The goal for this batch was to have something with a bit of character and a bit of kick. I wanted a rich malt character, alongside a bit of spice. I looked through Gordon Strong’s Modern Homebrew Recipes, and found “Christmas Beer” as an inspiration. The malt proportions in my version are pretty similar to Strong’s recipe, but I did a ton of swapping for brand and even malt type. Golden Promise got replaced by Vienna, and Belgian Aromatic got swapped out for Honey Malt, among other things. The original recipe is far more English in character, including the hops and yeast, and I did away with that entirely! Instead of English ale yeast, I brought in Hornindal kveik. My logic was that its orange/citrus qualities would fill that space of orange zest in Strong’s recipe. Plus, I had the kveik on-hand, and thought it would be a fun variation.
Because this was a pretty experimental batch, and because I didn’t want ridiculous amounts of a spiced beer, I knocked the recipe back to 2.5 gallons. This gave me a chance to do a test-run for a small batch on my Foundry system. I quite like the result, but am glad that I don’t have endless quantities of it. Even a good spiced ale is best as a treat in moderation!
Christmas Warmer 2020
3.5 lb. Vienna malt (Weyermann)
1 lb. Munich II malt (Weyermann)
1 lb. honey malt (Gambrinus)
0.5 lb. Caramunich I malt (Weyermann)
0.5 lb. caramel 40° malt (Briess)
0.5 lb. flaked barley
2 oz. chocolate malt (Briess)
1 lb. honey, 1 minute boil
1 oz. robust molasses (Grandma’s Brand)
1 oz. Cascade whole hops (5.5% alpha), 30 minute boil
1 tsp. Fermax yeast nutrient, 10 minute boil
1 Whirlfloc tablet, 5 minute boil
Steeping spices (steeped for 10 minutes after boil)
Claremont water, with Campden tablet to remove chloramines.
I mashed in (using my Anvil Foundry) with 4.5 gallons of water at 160°, adding 2.5 mL of 88% lactic acid to adjust pH. I let this settle down to 154°, mashing for 50 minutes with recirculation. I then raised the mash to 168° over 10 minutes, let it rest for 10 minutes, removed the grains, and brought the runnings to a boil.
The mash yielded 4 gallons of wort at 1.041, for 62% mash efficiency. This was a bit below where I wanted to be, so I added 0.5 lb. of extra light DME, to raise the gravity.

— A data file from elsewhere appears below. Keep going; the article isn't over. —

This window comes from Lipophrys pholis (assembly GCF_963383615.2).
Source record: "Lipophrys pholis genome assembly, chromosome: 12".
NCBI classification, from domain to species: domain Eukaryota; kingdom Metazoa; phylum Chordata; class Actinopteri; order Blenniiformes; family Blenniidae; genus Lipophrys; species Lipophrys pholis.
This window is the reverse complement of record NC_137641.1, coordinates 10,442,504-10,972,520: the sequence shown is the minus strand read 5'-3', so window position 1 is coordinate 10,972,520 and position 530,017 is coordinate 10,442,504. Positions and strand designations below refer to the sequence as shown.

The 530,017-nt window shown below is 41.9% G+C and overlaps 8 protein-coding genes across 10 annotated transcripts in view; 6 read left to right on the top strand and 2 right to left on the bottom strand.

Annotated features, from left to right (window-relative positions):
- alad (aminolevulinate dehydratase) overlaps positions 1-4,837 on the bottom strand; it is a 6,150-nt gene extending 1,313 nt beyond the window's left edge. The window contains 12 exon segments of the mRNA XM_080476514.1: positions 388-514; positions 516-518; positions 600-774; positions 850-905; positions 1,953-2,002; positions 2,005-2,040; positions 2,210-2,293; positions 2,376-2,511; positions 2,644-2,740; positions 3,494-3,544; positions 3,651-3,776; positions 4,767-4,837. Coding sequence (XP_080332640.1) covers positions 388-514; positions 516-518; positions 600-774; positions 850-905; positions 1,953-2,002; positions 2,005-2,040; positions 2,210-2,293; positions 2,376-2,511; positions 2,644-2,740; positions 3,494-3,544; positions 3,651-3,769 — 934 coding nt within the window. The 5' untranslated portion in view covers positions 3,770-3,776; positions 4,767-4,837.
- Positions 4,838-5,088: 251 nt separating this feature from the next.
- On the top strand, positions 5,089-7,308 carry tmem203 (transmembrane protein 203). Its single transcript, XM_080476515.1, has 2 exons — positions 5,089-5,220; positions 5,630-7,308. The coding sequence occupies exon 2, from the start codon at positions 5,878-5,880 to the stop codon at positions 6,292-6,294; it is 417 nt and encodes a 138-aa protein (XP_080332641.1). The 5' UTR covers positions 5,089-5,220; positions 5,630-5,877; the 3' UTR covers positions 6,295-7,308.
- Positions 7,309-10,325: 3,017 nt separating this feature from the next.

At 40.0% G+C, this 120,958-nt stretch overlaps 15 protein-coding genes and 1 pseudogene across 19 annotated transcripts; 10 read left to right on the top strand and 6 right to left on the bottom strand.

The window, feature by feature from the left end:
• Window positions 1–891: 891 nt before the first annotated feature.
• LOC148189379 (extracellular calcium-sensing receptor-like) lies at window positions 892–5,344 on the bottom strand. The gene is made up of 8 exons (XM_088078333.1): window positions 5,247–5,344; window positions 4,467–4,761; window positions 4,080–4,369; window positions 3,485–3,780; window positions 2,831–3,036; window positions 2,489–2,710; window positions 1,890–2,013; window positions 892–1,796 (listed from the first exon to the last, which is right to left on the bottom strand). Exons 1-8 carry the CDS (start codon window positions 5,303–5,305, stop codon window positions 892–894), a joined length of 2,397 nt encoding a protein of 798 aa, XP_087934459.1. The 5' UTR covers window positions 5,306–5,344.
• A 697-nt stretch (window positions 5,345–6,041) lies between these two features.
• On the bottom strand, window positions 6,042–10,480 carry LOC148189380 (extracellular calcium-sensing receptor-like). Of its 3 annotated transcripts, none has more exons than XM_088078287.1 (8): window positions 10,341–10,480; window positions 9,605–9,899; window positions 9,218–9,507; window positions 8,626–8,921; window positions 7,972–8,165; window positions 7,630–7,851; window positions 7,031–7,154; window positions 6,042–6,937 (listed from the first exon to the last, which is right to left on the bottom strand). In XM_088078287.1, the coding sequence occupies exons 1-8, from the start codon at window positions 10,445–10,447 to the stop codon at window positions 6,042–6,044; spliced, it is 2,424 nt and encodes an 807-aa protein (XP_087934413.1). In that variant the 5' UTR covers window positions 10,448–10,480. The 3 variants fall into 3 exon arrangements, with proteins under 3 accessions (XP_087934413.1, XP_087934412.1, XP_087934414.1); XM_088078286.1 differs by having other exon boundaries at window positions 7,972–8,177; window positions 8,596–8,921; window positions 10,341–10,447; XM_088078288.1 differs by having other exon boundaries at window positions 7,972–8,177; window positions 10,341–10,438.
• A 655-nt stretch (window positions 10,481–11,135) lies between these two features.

I boiled for 60 minutes, adding the hops and other ingredients per the schedule.
After the boil but before chilling the wort, I steeped the spices in a bag for 10 minutes.
I cooled down to ~80°, transferred to the fermenter, and let it run at ambient. Because it was later in fall when I brewed this, ambient was around 70° or so for the start.
Starting gravity was 1.061. I brewed the beer on 20 October 2020.
I kegged the beer on 6 November 2020, and force carbonated.
Final gravity was 1.017, which works out to 5.8% abv. I’ve noticed that this kveik strain seems to underattenuate, measuring 61% to 71% in the batches I’ve done.
Deep amber beer with some haze; pours with a persistent beige head.
Candied ginger, general spice, with a touch of citrus peel. Slight malty/biscuity character, and a slight tartness. There is a hint of cinnamon/spice as the beer warms up.
Medium-low bitterness, and a light tartness (from the kveik?). There is a subtle spice character, with a bit of cinnamon and molasses that become more prominent as the beer warms.
Medium body, moderate carbonation. The finish is off-dry and fairly smooth.
Would I brew this again?
This is a pretty good beer, but still needs a little work. For my personal conception of a “holiday beer,” I’d like a bit more base malt character. For a rebrew, I might use all Munich I as the base, and also add some dark crystal malt (maybe crystal 80 or crystal 120?). The beer could also use a little more sweetness–perhaps from lactose or crystal malt–to round out the profile. The level of bitterness is about perfect. Finally, I might change the yeast to an English ale yeast rather than kveik. In sum, this is a perfectly drinkable experiment, and will be worth a future revision.
Today (October 16, 2016), I kegged my Gingerbread Winter Warmer. It has been fermenting for just about a month, so it seemed like a good time to keg it. I roused the yeast three or four times during primary fermentation (about once a week), to keep things moving along. Even so, the brew was a bit underattenuated–it had a final gravity of 1.030, or 10.3% abv. I think two factors might explain the relatively high gravity. First would be the high mash temperature, which should limit overall fermentability. Second, and probably most important, was the high gravity of the beer. I aerated as best I could, but am guessing that a shot of oxygen would have helped out. Now that the beer has been agitated on the ride over to the keg, I might expect a little more fermentation (but probably not much). For now, I’ll let the 2 gallons of beer in my mini-keg condition and carbonate at room temperature for about a month before tapping.